Tuesday, February 3, 2009

Nothing to lose: how Mugabe’s banker turned Z$1,000,000,000,000 into Z$1

Zimbabwe's inflation rate is estimated to be 5,000,000,000,000,000,000,000 (five sextillion) per cent! Money creation and the state do not mix.

February 3, 2009
Nothing to lose: how Mugabe’s banker turned Z$1,000,000,000,000 into Z$1

Martin Fletcher in Harare
Gideon Gono, widely regarded as the world’s most disastrous central banker, knocked another 12 zeros off the Zimbabwean dollar yesterday in an attempt to bring the national currency back from the realms of the fantastical.

In a stroke, the governor of Zimbabwe’s Reserve Bank slashed the street value of the Zimbabwean dollar from $250 trillion to one US dollar to 250, because the computers, calculators and people could no longer cope with all the zeros.

To counter an inflation rate that economists now estimate to be 5,000,000,000,000,000,000,000 (five sextillion) per cent, Mr Gono has now struck 25 zeros from the plunging national currency since August 2006. One American dollar would now buy Z$2,500,000,000,000,000,000,000, 000,000 (2.5 octillion) had he not done so.

Mr Gono’s announcement came just weeks after the introduction of a Z$100 trillion note, the latest and biggest of 35 denominations that he has brought in since January last year but only enough yesterday to buy half a loaf. “The zeros are too many for our machines to handle,” said Obert Sibanda, the chairman of the Zimbabwe National Chamber of Commerce.

Economists poured scorn on Mr Gono’s announcement, pointing out that four months after he knocked ten noughts off last year they had all returned.

One Western diplomat suggested that the governor’s reputation would be buried at “Zeros Acre” – a play on Heroes’ Acre, the name of the national monument to Zimbabwe’s independence leaders.

Tony Hawkins, a University of Zimbabwe economist who taught Mr Gono 20 years ago, observed that the governor was not the student of whom he was most proud. “He was a good student but forgot whatever economics he learnt when he became a political player.”

Mr Gono is not a man plagued by self-doubt, however. In an interview published in Newsweek magazine yesterday he said that he printed money simply so the Zimbabwean people could survive but the rest of the world was now following his example because of the credit crunch.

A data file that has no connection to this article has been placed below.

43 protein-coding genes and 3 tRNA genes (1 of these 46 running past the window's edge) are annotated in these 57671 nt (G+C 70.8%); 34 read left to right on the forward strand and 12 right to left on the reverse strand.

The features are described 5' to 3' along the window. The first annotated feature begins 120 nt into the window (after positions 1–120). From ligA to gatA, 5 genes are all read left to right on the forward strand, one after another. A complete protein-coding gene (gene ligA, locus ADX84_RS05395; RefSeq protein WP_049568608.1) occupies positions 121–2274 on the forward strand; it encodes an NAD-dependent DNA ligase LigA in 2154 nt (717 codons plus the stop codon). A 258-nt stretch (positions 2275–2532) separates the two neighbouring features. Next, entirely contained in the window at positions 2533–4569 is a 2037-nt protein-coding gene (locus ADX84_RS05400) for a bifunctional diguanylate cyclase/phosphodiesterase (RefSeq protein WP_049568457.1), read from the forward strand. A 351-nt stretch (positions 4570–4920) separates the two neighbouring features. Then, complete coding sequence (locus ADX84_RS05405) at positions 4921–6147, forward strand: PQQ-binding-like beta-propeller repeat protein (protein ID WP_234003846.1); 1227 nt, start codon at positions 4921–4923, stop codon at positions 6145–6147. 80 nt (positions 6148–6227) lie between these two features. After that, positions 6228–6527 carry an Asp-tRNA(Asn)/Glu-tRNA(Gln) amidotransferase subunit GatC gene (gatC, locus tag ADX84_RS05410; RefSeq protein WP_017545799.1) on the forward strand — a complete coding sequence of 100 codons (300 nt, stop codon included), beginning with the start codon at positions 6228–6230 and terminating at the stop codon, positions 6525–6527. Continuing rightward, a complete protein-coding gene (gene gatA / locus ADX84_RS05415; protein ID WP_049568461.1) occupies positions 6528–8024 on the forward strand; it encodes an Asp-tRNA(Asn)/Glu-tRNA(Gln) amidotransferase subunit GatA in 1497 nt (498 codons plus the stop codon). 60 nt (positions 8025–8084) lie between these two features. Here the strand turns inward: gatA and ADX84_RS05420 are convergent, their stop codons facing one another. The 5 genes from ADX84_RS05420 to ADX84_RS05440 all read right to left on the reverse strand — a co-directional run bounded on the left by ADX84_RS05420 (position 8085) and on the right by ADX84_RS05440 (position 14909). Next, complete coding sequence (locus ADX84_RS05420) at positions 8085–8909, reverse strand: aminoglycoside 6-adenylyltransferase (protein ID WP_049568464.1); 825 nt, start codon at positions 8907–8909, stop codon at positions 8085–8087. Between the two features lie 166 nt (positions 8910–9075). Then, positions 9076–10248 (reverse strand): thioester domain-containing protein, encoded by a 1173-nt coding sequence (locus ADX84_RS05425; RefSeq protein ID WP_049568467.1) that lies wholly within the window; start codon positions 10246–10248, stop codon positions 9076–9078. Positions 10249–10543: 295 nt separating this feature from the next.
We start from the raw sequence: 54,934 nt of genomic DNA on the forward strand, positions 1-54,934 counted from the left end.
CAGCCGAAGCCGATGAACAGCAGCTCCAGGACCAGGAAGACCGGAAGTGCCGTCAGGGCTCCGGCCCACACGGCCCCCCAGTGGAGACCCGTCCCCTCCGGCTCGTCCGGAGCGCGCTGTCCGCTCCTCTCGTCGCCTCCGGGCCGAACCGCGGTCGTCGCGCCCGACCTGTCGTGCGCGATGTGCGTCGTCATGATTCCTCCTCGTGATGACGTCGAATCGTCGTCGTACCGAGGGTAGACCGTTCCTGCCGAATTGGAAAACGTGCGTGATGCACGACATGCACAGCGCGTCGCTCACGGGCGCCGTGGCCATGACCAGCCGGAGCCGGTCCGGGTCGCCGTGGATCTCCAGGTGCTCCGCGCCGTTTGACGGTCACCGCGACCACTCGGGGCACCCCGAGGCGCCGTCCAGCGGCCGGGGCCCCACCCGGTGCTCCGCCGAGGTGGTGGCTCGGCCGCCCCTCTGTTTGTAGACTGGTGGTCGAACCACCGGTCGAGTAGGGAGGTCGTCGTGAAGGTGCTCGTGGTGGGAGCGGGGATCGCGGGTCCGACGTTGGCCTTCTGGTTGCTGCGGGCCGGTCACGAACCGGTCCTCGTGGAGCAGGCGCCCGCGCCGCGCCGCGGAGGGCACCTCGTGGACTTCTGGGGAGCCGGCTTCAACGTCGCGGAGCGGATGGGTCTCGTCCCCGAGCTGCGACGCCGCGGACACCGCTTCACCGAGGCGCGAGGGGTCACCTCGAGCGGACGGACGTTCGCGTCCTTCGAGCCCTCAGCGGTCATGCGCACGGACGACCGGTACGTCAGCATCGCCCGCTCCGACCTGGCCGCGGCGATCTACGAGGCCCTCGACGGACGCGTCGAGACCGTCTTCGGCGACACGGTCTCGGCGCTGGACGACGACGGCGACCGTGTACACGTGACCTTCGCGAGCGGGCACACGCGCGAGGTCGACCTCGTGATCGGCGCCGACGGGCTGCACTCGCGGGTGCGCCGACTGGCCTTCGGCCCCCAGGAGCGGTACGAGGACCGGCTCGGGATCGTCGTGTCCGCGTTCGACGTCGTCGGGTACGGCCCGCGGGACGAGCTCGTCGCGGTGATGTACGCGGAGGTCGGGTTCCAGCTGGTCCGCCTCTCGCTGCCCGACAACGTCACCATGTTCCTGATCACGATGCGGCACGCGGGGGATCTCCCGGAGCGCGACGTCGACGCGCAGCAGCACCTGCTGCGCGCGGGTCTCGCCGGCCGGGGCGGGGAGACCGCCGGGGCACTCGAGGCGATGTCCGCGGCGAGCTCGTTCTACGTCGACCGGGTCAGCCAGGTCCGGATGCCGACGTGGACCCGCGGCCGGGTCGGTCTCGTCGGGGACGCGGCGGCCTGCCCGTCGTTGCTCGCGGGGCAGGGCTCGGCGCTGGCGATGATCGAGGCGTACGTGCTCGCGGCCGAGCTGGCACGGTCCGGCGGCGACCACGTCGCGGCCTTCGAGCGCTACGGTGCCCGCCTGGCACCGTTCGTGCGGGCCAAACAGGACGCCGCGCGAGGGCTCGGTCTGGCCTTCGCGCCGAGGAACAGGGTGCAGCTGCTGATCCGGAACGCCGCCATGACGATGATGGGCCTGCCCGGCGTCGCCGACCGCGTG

“I had to print money,” he said. “I found myself doing extraordinary things that aren’t in the textbooks. Then the IMF asked the US to please print money. The whole world is now practising what they have been saying I should not. I decided that God had been on my side and had come to vindicate me.”

Mr Gono, 49, recently published an autobiography – sold only in US dollars, in violation of his own currency regulations – in which he claimed that President Bush had offered him the post of senior vice-president at the World Bank last July.

Economists said that knocking off 12 more zeros would make not the slightest difference because hyper-inflation would render the new denominations equally worthless within weeks. The demise of the Zimbabwean dollar will also be hastened because last week the Government sanctioned the use of the US dollar, the British pound, the South African rand, the euro and the Botswana pula as legal tender.

In effect, Zimbabwe now has two parallel economies, one using foreign exchange and the other using the increasingly irrelevant national currency. This is exacerbating the problems facing Mr Mugabe’s faltering regime because his security forces and the civil service are paid in Zimbabwean dollars. Soldiers have rioted on the streets of Harare, and most of the public sector – teachers, doctors, nurses, municipal workers – are on strike, demanding to be paid in foreign currency.

Morgan Tsvangirai, the leader of the opposition Movement for Democratic Change, is trying to make Mr Gono’s removal a condition for his party joining a unity government next week. Mr Gono’s record is also coming under fire from within his own Zanu (PF) party. But asked by Newsweek if he considered his governorship a success, Mr Gono replied: “I am modestly credited with the survival strategy of my country. No other [central bank] governor has had to deal with the kind of inflation levels that I deal with. [The people at] my bank [are] at the cutting edge of the country.”

He added: “What keeps me bright and looking forward to every day is that it can’t be any worse.”

A chronology of troubles

1998 Economic crisis sparks riots

1999 World Bank and IMF suspend aid to Zimbabwe

Feb 2000 Seizure of white-owned farms begins

July 2001 Zimbabwe suffers food shortages that critics blame on farm seizures. Several Western countries withdraw economic aid

March 2002 Robert Mugabe wins elections. Observers condemn poll

April 2002 State of emergency is declared amid dire food shortages

Aug 2006 Inflation rises above 1,000 per cent

Oct 2008 Official inflation hits 231 million per cent

Feb 2009 The price of a loaf of bread is nearly 200 trillion Zimbabwe dollars and rising